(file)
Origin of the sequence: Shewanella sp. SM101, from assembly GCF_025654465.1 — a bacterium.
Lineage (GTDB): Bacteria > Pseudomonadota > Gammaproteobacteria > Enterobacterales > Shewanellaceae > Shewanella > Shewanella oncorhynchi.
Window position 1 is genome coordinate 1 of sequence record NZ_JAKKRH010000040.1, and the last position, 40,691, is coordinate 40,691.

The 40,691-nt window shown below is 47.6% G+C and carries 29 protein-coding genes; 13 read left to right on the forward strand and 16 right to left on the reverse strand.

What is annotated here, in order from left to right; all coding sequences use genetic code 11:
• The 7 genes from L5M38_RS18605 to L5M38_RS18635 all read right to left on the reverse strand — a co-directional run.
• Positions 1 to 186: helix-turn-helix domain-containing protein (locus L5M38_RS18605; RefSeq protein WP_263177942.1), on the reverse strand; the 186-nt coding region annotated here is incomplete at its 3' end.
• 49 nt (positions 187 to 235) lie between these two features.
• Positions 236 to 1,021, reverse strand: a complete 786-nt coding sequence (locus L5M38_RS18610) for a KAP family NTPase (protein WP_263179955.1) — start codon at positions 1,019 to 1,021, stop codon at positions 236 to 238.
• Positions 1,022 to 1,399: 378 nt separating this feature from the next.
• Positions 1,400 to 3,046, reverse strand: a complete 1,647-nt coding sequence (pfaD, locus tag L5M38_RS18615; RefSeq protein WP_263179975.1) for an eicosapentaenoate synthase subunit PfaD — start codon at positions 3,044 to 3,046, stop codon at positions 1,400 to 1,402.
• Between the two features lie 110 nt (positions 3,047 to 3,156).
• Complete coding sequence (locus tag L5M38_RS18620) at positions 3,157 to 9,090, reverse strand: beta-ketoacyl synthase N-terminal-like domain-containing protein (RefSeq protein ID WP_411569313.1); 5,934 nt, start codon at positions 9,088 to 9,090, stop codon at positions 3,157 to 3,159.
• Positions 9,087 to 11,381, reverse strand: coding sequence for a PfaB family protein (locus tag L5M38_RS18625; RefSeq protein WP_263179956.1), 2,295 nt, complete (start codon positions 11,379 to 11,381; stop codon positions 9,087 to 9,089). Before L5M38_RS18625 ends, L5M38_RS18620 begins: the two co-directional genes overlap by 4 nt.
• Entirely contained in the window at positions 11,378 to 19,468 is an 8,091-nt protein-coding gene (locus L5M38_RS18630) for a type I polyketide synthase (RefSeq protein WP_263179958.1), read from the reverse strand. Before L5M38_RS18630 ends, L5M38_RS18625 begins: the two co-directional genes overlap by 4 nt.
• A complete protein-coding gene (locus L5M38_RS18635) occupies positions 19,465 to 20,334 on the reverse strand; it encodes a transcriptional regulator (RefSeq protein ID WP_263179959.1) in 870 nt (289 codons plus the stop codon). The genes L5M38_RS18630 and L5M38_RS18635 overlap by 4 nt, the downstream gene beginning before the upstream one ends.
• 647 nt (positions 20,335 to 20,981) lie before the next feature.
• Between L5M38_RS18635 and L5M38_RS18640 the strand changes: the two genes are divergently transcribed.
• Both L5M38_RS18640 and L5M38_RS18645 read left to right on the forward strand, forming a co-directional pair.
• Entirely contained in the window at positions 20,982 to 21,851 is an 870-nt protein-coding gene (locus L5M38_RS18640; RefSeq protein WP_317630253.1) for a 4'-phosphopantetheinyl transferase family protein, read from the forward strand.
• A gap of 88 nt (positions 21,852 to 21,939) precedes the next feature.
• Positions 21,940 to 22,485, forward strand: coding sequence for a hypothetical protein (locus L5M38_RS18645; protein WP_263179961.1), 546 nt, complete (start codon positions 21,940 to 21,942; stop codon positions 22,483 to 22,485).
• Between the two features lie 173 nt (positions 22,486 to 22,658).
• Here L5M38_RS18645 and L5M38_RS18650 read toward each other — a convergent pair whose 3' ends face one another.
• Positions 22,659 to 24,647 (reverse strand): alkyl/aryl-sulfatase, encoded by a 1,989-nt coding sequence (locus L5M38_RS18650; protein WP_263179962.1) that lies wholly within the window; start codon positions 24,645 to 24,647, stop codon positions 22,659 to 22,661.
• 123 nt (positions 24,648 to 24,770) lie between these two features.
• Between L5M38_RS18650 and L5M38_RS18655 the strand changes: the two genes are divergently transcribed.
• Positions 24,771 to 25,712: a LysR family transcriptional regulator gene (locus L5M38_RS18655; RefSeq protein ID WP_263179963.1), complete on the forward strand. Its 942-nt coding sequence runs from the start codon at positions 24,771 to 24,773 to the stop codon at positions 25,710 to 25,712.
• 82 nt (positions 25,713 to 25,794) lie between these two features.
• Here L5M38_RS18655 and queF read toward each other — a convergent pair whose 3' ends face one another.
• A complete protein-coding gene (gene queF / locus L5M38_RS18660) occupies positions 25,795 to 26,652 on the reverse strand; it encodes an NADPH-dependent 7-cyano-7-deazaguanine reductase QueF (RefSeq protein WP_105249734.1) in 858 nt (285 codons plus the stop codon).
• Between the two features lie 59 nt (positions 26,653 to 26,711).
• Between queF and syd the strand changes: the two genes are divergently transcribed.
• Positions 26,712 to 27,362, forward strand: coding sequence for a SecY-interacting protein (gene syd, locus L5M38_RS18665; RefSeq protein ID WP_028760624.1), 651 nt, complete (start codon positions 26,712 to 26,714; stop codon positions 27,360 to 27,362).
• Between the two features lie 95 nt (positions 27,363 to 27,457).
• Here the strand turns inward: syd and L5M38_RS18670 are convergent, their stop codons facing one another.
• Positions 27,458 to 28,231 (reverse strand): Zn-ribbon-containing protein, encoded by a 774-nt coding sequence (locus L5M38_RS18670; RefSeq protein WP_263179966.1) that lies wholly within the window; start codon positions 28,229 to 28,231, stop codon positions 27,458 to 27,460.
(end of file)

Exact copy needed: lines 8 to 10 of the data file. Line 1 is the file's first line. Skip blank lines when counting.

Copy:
• 49 nt (positions 187 to 235) lie between these two features.
• Positions 236 to 1,021, reverse strand: a complete 786-nt coding sequence (locus L5M38_RS18610) for a KAP family NTPase (protein WP_263179955.1) — start codon at positions 1,019 to 1,021, stop codon at positions 236 to 238.
• Positions 1,022 to 1,399: 378 nt separating this feature from the next.